Years went by and eventually, our family moved away from the farm. In spite of moving to the big city, our rural traditions continued.

A centrepiece of those traditions was to reach out to those who didn’t have a home to return to for the holidays.  Invitations were enthusiastically offered and just as enthusiastically received. They began at a time when families didn’t lock their doors, when you didn’t have to call ahead to drop by a friend’s home and when there was always a seat at the table and food to spare.

old truck farm

A very British tradition.

My maternal grandmother, Edith was of English descent. She was a phenomenal baker whose cherry pound cakes, butter tarts and raisin tarts would have easily won first, second and third place in the Great Canadian bake-off.  She had a much more reserved style. Rather than compete with my other grandmother’s traditional Quebec Ragoût de pattes and other French Canadian dishes,  she spoiled us with her very Old English “Roast Beef with Yorkshire Pudding”. No one has since come close to grandmother’s Yorkshire pudding.

It’s said that Benjamin Franklin once wrote: “Nothing in life is certain except death and taxes.”

That hasn’t been my experience. There are things that remain constant. Yes, most things in life change and morph. We are born, we die and at every stage in between there is a constant flow of changing players, jobs, homes and sometimes whole cities and countries.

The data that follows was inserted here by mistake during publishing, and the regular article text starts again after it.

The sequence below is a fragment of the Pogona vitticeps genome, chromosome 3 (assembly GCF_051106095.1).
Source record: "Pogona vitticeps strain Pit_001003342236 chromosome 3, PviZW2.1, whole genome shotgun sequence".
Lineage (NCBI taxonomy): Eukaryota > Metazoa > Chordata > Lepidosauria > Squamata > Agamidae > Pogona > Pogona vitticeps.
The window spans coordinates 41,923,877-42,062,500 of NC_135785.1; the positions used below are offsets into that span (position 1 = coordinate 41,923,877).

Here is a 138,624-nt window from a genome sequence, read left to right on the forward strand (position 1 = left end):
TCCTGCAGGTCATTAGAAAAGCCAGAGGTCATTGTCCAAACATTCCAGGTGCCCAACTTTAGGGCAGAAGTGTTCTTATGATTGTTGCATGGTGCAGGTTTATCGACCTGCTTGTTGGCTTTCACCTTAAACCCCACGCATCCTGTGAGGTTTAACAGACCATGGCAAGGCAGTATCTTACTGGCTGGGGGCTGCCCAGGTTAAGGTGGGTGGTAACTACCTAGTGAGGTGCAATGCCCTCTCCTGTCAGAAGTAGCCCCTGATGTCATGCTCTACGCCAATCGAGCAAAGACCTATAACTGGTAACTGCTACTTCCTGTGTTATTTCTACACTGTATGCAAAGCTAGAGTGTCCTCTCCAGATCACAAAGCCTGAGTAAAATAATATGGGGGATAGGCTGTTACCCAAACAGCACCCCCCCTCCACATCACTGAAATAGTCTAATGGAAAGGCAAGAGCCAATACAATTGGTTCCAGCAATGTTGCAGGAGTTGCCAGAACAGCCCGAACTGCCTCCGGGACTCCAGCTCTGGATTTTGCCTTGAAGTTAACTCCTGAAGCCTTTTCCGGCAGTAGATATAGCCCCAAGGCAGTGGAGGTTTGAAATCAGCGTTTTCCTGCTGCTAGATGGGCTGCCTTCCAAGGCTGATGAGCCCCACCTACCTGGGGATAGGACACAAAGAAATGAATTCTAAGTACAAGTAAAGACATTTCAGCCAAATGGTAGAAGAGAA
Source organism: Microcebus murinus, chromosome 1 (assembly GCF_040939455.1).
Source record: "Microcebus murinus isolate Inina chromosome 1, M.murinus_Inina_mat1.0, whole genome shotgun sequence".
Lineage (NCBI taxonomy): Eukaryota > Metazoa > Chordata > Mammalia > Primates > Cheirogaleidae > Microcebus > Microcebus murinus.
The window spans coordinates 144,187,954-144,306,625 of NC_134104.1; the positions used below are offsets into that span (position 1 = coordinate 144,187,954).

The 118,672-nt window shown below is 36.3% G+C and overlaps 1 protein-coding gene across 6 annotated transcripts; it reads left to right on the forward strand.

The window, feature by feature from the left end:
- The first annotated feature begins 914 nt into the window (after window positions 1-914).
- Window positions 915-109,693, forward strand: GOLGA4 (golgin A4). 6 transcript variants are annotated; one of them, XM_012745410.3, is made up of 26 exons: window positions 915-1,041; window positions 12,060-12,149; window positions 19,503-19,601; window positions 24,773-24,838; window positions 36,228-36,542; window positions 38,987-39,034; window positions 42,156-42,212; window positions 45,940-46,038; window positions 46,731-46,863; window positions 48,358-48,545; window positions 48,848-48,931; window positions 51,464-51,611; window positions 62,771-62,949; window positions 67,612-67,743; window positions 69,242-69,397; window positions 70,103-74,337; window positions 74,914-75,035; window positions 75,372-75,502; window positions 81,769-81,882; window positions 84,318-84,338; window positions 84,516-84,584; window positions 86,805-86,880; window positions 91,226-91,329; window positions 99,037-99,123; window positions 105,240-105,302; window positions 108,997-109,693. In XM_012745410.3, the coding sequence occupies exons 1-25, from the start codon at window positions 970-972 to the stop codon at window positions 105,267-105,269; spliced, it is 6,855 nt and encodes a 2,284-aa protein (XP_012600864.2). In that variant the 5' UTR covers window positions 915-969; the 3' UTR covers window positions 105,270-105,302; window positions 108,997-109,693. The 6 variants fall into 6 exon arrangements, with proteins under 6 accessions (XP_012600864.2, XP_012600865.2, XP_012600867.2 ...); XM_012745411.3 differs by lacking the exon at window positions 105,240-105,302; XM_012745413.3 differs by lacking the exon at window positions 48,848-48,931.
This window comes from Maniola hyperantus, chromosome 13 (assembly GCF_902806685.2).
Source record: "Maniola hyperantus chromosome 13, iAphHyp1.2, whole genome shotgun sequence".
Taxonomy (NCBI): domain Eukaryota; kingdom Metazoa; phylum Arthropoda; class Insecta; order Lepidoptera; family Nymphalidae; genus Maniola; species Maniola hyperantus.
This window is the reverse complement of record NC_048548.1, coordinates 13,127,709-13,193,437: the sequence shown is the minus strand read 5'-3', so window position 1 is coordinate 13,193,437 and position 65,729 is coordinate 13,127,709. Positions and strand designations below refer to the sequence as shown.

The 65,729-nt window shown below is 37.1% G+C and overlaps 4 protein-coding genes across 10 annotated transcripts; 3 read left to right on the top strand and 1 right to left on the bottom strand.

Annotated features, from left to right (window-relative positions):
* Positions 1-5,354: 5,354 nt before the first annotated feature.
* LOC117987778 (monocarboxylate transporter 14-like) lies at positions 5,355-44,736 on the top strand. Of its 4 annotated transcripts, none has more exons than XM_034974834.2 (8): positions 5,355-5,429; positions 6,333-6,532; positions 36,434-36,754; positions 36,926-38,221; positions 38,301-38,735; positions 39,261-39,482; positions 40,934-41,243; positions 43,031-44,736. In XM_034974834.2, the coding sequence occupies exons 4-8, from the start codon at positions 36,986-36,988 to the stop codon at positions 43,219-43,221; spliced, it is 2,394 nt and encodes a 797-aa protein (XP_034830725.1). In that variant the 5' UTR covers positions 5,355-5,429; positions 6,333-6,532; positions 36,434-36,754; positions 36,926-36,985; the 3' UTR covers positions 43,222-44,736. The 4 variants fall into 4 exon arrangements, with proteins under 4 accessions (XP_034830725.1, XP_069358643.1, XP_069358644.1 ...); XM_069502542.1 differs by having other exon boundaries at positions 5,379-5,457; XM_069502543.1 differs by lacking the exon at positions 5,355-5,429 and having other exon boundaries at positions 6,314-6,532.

One thing that doesn’t change though is the immense fulfilment we get from the deep, loving bonds we make with our close friends and families. Each year when I write my Christmas Cards – yes, I still send them – I am reminded of all the people I have been blessed to know. I reminisce about the those I’ve come to know and the family and friends who are a constant in my life, as well as those, like both my grandmothers and parents, who are no longer physically with me.

Christmas traditions vary from family to family, country to country, culture to culture, but whatever the tradition, the childhood versions of ourselves strive to keep them alive so to relive the past rituals, music, scents and sights.  And those Christmas lights. They seemed to break through the black ceiling of a December night sending a cascade of tiny stars into our homes and hearts.

Years of repeating the traditions and years of sharing them with loved ones have forged bonds and memories with people who remain a  constant in my life – unchanging, non fading.

Baby first Christmas

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This year, we have a new munchkin in the family.  I became a great uncle on October 14th to a healthy, happy baby boy, Gabriel. (Yes, appropriate name, don’t you think?) He’s the first baby in the next generation of the family so the upcoming Christmases will allow us, old-timers, to relive our Christmases Past through the eyes of a child!

The tradition continues.

As we move forward to the holidays, I leave you with this quote,

“Christmas magic is silent.  You don’t hear it.  You feel it.  You know it.  You believe it.” – Kevin Alan Milne

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In case you missed last month’s Gems, you can check it out here: Gary’s November Quote Gems – War and Remembrance Day Issue